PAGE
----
Byline: TERESA STEPZINSKI
BRUNSWICK - It's the chain of life.
Horseshoe crabs common along Georgia's coast are real lifesavers in more ways than one. The blue copper-based blood of the ancient marine species is used to test the purity of human medicines. Its shell also contains properties used to speed blood-clotting and to make absorbable sutures.
Eggs laid by horseshoe crabs on Georgia beaches are vital food for migratory shorebirds such as the red knot, which travels from South America to Northern Canada. That draws birdwatchers, who flock to the coast to catch the annual migration stopover and therefore pump tourism dollars into the local economy.
From biomedical research helping to save lives around the world to prompting tourism, it's all connected to the unique ecosystem and natural resources of Coastal Georgia.
That far-reaching relationship is the focus of a new public education and awareness campaign, "Know The Connection" being launched by the Coastal Resources Division of the Georgia Department of Natural Resources.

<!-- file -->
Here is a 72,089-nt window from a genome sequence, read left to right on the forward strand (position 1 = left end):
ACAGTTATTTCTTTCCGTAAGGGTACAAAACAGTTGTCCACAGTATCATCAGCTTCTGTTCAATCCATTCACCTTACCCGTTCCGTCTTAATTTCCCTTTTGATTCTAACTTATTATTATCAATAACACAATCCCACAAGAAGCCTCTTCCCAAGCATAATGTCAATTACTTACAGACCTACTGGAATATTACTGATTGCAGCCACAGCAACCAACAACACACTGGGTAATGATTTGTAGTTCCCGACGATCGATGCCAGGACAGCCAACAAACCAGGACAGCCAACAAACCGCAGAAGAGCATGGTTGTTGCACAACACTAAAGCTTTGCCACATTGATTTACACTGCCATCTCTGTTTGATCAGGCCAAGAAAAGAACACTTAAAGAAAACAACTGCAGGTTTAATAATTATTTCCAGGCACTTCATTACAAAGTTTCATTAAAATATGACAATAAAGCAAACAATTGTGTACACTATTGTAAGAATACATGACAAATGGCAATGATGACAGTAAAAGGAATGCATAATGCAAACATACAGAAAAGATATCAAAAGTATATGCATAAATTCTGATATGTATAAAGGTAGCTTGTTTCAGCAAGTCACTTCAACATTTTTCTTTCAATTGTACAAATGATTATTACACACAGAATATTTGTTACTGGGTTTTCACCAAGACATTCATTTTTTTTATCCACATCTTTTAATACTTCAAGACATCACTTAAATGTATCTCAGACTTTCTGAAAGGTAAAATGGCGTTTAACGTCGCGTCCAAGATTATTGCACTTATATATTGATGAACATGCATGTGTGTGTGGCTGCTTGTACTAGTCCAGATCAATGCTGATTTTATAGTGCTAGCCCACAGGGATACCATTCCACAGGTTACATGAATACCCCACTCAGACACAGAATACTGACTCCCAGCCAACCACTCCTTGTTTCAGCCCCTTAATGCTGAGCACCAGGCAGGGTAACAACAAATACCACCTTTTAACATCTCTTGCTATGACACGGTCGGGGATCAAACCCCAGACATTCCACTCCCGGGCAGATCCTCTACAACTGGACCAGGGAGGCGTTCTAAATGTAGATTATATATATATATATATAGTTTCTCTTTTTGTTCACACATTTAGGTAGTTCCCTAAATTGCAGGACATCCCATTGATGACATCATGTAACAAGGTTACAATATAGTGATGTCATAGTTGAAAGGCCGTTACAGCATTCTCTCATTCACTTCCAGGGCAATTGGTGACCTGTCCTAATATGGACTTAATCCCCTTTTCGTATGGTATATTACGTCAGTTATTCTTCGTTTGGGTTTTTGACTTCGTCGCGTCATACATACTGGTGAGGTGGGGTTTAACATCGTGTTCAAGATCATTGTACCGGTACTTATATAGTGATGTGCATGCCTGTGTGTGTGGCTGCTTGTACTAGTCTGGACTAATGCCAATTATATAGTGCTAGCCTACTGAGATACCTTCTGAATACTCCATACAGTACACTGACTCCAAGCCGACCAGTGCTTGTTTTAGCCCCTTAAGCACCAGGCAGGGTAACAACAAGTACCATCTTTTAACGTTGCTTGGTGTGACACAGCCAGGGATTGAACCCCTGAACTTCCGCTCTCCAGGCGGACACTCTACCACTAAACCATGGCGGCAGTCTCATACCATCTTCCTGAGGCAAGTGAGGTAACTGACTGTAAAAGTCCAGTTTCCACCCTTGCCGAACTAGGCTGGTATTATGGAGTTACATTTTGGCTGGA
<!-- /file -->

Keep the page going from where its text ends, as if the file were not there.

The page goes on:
The campaign is intended to educate residents, tourists, local government officials and educators about the coast's natural resources, and the many ways that people interact - both positively and negatively - with the natural world.
"We want everyone in Georgia to gain a better understanding and a greater appreciation of our ecosystem and their connection to it," said Susan Shipman, coastal resources director.
The more people know about the ecosystem and issues affecting it, and how those issues affect them, the more likely they are to care, she said. When people care, they protect what they care about.
"Our goal is to educate the public so we all will become better stewards of our coastal resources," said Paul Medders, marine education and public outreach coordinator for the division.
On Oct. 7, officials will unveil the program's educational Web site: www.knowtheconnection.com.
The site will contain detailed information about the diverse ecosystem and key topics such as blue crabs, red drum, the state's barrier islands, salt marshes, the Altamaha watershed, tides and currents.
The campaign's launch will be showcased that day during the department's 11th annual CoastFest. The free, all-day festival celebrates the coast's unique and diverse ecology. Held at the department's regional headquarters in Brunswick, the event is the largest environmental-education festival in Georgia. …